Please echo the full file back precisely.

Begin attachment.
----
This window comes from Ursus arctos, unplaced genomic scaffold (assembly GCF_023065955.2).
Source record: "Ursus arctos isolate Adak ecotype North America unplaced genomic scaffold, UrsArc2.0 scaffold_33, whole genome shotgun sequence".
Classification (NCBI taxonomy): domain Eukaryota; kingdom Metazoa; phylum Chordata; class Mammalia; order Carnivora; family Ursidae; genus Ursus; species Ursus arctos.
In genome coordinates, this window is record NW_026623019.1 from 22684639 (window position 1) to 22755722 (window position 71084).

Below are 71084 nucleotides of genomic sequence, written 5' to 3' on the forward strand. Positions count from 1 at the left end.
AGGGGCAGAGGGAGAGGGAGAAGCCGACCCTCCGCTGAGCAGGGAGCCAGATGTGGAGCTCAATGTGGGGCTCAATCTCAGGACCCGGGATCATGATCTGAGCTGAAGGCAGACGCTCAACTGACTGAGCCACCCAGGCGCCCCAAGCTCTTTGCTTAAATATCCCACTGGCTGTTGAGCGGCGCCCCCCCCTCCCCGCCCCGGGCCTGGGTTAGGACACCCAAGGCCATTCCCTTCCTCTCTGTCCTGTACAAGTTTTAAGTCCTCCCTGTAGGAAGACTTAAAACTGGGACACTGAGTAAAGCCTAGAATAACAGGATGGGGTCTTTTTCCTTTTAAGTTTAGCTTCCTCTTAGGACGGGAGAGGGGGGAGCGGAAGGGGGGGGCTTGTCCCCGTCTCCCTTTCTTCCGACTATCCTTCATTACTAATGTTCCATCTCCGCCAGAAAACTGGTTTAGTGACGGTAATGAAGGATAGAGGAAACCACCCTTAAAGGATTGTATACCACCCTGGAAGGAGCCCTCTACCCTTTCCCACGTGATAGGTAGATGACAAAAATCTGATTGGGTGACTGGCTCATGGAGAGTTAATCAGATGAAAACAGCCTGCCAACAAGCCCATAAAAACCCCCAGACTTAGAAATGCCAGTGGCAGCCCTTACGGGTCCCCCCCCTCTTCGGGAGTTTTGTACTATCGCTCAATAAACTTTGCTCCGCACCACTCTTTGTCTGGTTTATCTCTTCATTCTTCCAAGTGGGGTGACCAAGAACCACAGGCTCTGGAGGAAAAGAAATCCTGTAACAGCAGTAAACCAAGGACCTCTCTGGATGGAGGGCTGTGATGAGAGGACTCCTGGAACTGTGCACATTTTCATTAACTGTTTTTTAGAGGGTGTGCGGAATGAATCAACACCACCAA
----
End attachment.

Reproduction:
This window comes from Ursus arctos, unplaced genomic scaffold (assembly GCF_023065955.2).
Source record: "Ursus arctos isolate Adak ecotype North America unplaced genomic scaffold, UrsArc2.0 scaffold_33, whole genome shotgun sequence".
Classification (NCBI taxonomy): domain Eukaryota; kingdom Metazoa; phylum Chordata; class Mammalia; order Carnivora; family Ursidae; genus Ursus; species Ursus arctos.
In genome coordinates, this window is record NW_026623019.1 from 22684639 (window position 1) to 22755722 (window position 71084).

Below are 71084 nucleotides of genomic sequence, written 5' to 3' on the forward strand. Positions count from 1 at the left end.
AGGGGCAGAGGGAGAGGGAGAAGCCGACCCTCCGCTGAGCAGGGAGCCAGATGTGGAGCTCAATGTGGGGCTCAATCTCAGGACCCGGGATCATGATCTGAGCTGAAGGCAGACGCTCAACTGACTGAGCCACCCAGGCGCCCCAAGCTCTTTGCTTAAATATCCCACTGGCTGTTGAGCGGCGCCCCCCCCTCCCCGCCCCGGGCCTGGGTTAGGACACCCAAGGCCATTCCCTTCCTCTCTGTCCTGTACAAGTTTTAAGTCCTCCCTGTAGGAAGACTTAAAACTGGGACACTGAGTAAAGCCTAGAATAACAGGATGGGGTCTTTTTCCTTTTAAGTTTAGCTTCCTCTTAGGACGGGAGAGGGGGGAGCGGAAGGGGGGGGCTTGTCCCCGTCTCCCTTTCTTCCGACTATCCTTCATTACTAATGTTCCATCTCCGCCAGAAAACTGGTTTAGTGACGGTAATGAAGGATAGAGGAAACCACCCTTAAAGGATTGTATACCACCCTGGAAGGAGCCCTCTACCCTTTCCCACGTGATAGGTAGATGACAAAAATCTGATTGGGTGACTGGCTCATGGAGAGTTAATCAGATGAAAACAGCCTGCCAACAAGCCCATAAAAACCCCCAGACTTAGAAATGCCAGTGGCAGCCCTTACGGGTCCCCCCCCTCTTCGGGAGTTTTGTACTATCGCTCAATAAACTTTGCTCCGCACCACTCTTTGTCTGGTTTATCTCTTCATTCTTCCAAGTGGGGTGACCAAGAACCACAGGCTCTGGAGGAAAAGAAATCCTGTAACAGCAGTAAACCAAGGACCTCTCTGGATGGAGGGCTGTGATGAGAGGACTCCTGGAACTGTGCACATTTTCATTAACTGTTTTTTAGAGGGTGTGCGGAATGAATCAACACCACCAA